Over the past several years, broadcasters have made it clear who they expect to help bankroll their local content: Cable and satellite subscribers. Several programming blackouts on cable and satellite systems like Verizon Fios, DirecTV and Charter’s Spectrum TV have been directly attributed to broadcasters demanding more money for their local channels (and, in many cases, co-owned national cable networks).

Those higher fees are passed along to cable and satellite customers in the form of higher bills, which has triggered a wave of “cord-cutting” by which former pay TV subscribers choose cheaper cable-like streaming services for their programmign needs. Last year, broadcasters banded together to form the “Coalition for Local News,” which is lobbying regulators to impose similar cable and satellite rules on streaming cable replacements like YouTube TV, Hulu with Live TV, Fubo and Sling TV.

Broadcasters say they need more money to continue investing in local news and other original programming. But, last week, their main lobbying group said many stations “simply cannot afford to produce a wide array of locally originated-programming,” and that dangling a so-called “carrot” in front of them in the form of a fast-tracked license renewal “will not address the fundamental challenges affecting broadcasters who would like to initiate or expand local program production.”

It wasn’t immediately clear if the discussion had any impact on officials at the FCC.

Last December, the FCC rejected a call from the NAB and other broadcast industry groups, who sought looser rules that would have allowed them to buy more individual TV stations. The current rules say a commercial television group cannot own a collection of TV stations that reach more than 39 percent of American TV households.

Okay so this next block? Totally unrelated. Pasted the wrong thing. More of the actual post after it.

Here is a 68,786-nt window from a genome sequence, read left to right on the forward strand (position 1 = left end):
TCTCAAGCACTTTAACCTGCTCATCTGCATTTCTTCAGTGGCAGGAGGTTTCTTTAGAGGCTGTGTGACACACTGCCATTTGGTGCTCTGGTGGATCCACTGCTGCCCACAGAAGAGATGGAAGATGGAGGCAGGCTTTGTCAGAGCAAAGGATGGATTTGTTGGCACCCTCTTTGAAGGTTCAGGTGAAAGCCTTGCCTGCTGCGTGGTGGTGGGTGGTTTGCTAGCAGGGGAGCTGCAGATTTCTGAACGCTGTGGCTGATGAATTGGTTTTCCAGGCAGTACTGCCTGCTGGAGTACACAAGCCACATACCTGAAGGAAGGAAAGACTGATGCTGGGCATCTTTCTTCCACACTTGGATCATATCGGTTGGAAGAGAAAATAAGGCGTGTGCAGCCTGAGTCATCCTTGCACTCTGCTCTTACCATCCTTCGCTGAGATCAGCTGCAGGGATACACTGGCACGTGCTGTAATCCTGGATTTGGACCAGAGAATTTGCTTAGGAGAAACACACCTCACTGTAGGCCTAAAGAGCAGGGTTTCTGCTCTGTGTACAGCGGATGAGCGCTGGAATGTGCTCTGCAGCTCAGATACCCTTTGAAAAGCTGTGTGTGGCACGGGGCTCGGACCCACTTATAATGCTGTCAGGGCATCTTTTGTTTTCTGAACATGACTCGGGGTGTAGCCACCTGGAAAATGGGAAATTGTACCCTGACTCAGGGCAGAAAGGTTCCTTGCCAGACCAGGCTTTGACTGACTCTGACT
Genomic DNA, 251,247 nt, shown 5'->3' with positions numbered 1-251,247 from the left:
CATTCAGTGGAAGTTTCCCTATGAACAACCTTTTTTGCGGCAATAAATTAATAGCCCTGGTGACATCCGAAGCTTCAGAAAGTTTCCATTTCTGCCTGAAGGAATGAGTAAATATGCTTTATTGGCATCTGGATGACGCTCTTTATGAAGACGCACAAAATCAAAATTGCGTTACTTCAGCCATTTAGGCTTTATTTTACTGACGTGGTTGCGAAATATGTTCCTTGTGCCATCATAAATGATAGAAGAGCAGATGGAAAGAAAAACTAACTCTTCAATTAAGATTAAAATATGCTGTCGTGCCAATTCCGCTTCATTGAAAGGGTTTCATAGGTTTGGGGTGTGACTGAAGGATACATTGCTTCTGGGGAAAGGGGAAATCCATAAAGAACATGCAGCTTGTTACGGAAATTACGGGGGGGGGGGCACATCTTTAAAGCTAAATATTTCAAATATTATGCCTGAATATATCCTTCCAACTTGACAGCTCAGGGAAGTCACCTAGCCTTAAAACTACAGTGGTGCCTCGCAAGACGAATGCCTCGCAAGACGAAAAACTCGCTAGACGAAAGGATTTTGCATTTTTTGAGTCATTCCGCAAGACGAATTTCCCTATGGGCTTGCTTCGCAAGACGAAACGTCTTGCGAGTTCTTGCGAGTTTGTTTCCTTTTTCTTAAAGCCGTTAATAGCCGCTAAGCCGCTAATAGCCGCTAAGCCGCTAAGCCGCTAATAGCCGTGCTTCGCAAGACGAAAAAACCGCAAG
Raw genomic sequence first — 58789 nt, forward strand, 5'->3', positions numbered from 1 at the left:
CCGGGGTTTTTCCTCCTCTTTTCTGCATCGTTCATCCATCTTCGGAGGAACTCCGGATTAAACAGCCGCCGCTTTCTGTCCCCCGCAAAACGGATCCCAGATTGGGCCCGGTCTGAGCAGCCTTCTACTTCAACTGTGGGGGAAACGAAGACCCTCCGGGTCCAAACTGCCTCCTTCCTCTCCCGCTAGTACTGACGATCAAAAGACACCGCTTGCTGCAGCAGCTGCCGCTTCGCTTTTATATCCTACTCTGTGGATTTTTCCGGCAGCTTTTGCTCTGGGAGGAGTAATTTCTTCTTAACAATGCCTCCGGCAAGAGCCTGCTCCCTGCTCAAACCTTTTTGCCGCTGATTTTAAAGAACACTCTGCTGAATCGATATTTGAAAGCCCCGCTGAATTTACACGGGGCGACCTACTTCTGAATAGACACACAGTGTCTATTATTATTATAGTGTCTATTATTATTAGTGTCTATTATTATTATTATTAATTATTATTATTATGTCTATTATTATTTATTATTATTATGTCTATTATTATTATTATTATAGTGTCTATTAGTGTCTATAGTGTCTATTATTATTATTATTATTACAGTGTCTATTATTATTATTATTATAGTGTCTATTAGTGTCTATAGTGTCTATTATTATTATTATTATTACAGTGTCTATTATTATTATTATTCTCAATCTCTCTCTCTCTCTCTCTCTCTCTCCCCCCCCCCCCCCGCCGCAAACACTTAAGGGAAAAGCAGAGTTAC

Broadcasters and the NAB say the ownership cap puts over-the-air TV station owners at a competitive disadvantage compared to streaming. On the other hand, allowing TV stations to grow bigger would open the door for more investments in local TV content, the groups claimed.

Officials at the FCC rejected that idea, saying the agency needed preserve the original intent of the regulations, which was to ensure one broadcaster did not exert too much control over the public airwaves.

“This approach is a product of the Communications Act and the values in the law that have always informed our approach to media policy — support for localism, competition, and diversity of ownership,” Rosenworcel said in a statement. “These values support jobs and journalism. They are important. Even as times change, these values remain. So does the law.”

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About the Author:

Matthew Keys

Matthew Keys is a nationally-recognized, award-winning journalist who has covered the business of media, technology, radio and television for more than 10 years. He is the publisher of The Desk and contributes to Know Techie, Digital Content Next and StreamTV Insider. He previously worked for Thomson Reuters, the Walt Disney Company, McNaughton Newspapers and Tribune Broadcasting.